- The Washington Times - Tuesday, January 22, 2002

It's a Capitol Hill rite of passage older than the Constitution: The first of many congressional investigations for this year this one concerning the collapse and political ties of Enron Corporation will take place Thursday.

During the American Revolution, the investigating committee arose as the Continental Congress, the nation's governing body, tried to deal with its numerous problems both before and after the formal break with Great Britain.

Of major interest to the Continental Congress was the military campaign of the war, with the first investigating committee dispatched to General George Washington's camp near Boston. Leaving Philadelphia on Oct. 4, 1775, the committee of three, which included Benjamin Franklin, arrived at Washington's headquarters 11 days later. They spent 10 days interviewing numerous officials and returned home with a report to the Continental Congress, which agreed with its recommendation to increase military forces and pay.

Because there was no executive branch of government during the war the presiding officer of the Continental Congress was a rotating position with no power the investigating committee was essentially a check on individuals responsible for carrying out congressional resolutions. That situation changed with the adoption and implementation of the Constitution by 1789.

With the exception of impeachment proceedings, no provision of the Constitution delineated congressional authority to investigate the conduct of the other two branches, but the rationale to do so was bolstered by the precedent of the Continental Congress as well as the necessity to have adequate information on which to base proposed legislation.

The first congressional investigation emerged against this background in 1792, precipitated by the biggest Indian victory ever over Army troops even bigger than General George A. Custer's sad fate at the Little Big Horn in 1876.

Some 657 soldiers out of a total of 1,400 had been killed in a single encounter in Ohio in late 1791. The House created a special committee of seven members to investigate, formally requesting records from Secretary of War Henry Knox and eventually submitting a report to Congress, which was never acted upon.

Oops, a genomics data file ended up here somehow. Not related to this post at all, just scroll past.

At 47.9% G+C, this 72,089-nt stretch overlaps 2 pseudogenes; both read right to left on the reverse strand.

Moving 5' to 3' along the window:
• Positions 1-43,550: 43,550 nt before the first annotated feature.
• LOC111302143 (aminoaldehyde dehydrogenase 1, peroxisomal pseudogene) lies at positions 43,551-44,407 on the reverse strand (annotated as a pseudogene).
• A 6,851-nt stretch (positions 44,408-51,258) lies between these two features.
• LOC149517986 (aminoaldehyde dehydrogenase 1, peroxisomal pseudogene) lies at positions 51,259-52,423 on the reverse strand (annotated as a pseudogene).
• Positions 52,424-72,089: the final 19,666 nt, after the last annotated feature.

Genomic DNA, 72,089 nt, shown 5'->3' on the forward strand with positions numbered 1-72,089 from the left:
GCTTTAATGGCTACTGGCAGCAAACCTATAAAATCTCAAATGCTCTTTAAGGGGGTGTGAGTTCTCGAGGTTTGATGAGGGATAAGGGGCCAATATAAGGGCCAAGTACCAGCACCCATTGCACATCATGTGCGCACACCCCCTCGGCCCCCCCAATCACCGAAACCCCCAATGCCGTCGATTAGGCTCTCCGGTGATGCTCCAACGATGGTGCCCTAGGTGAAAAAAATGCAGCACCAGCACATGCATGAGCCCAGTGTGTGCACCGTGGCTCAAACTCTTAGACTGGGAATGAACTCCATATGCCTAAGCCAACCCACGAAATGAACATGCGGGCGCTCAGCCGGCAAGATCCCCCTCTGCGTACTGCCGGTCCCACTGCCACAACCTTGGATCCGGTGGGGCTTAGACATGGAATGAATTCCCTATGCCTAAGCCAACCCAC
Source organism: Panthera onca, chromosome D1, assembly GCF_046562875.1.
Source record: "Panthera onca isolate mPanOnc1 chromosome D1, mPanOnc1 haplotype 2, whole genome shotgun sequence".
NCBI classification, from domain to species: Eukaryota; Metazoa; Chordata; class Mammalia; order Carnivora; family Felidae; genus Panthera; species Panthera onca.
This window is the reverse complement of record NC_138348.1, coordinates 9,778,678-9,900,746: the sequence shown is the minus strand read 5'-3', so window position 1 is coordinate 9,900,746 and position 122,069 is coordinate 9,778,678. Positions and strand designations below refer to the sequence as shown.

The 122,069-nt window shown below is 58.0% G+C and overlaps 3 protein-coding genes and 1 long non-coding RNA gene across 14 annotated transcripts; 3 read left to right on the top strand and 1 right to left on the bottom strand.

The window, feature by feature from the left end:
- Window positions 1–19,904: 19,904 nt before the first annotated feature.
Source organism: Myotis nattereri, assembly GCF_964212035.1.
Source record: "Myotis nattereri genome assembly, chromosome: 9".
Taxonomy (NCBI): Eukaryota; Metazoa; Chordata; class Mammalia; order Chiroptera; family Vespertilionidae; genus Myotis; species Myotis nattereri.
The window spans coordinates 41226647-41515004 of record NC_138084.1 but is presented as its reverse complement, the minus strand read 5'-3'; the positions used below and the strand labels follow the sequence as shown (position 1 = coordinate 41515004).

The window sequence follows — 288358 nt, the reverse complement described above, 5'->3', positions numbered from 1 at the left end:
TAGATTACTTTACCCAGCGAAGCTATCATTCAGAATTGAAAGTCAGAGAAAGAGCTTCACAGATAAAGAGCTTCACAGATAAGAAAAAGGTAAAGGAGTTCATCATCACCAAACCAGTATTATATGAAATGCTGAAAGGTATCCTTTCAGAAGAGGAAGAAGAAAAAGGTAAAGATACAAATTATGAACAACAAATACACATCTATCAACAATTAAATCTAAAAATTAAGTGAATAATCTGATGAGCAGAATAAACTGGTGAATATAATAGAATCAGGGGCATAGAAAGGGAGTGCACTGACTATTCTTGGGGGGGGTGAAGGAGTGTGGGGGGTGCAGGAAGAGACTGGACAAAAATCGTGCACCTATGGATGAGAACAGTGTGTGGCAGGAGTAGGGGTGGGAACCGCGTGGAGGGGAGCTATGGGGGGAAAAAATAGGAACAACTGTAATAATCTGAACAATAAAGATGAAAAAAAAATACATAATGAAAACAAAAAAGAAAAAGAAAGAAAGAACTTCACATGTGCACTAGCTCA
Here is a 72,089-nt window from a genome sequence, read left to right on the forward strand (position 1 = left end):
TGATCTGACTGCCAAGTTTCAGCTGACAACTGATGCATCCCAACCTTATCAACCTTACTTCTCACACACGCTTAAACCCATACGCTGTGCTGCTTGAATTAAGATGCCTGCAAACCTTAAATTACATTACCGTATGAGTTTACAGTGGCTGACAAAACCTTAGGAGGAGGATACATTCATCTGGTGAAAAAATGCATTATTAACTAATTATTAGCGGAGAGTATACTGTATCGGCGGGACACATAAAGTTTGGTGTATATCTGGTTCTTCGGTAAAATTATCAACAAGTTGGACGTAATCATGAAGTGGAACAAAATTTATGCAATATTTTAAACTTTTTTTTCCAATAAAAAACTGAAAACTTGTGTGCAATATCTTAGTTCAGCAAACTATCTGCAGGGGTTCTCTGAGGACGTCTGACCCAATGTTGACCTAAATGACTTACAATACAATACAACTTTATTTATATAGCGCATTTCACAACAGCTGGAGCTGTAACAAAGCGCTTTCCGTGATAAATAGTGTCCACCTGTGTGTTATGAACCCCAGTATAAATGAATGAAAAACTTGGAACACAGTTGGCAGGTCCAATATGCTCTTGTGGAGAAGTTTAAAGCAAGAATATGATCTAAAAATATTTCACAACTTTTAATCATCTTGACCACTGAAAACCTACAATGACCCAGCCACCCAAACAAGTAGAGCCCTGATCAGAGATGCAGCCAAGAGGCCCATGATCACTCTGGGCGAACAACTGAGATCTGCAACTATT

The committee faulted President Washington's administration for mismanagement, noting that Knox was too tight-fisted, spending less than what Congress had authorized.

From 1792 to the early 20th century, Congress employed investigating committees more than 300 times. The focus ranged from the conduct of military affairs to improper activities of members of Congress and the executive branch to social and economic crises, such as riots in New Orleans in 1866 or severe economic downturns.

In 1886, for example, a House committee investigated a wave of strikes that had put the economy in a tailspin. The committee traveled 4,880 miles, examined 578 witnesses, and compiled a thick, two-volume report that found it difficult to come up with preventive measures.

By the 1920s, investigating committees had fallen into disrepute, in large part because they were so numerous 60 probes took place between 1900 to 1925. They also too often became "smelling committees," partisan inquiries designed to take down leaders of the opposing parties.

Journalist Walter Lippmann made reference in 1922 to "that legalized atrocity, the congressional investigation, in which congressmen, starved of their legitimate food for thought, go on a wild and feverish manhunt, and do not stop at cannibalism."

Investigative committees have proliferated in number and scope over recent decades with their share of defenders and critics, mostly correlated to party affiliation. Historians, on the other hand, have tried to judge each investigation on its own merits, just as presidents, members of Congress and Supreme Court justices are judged.

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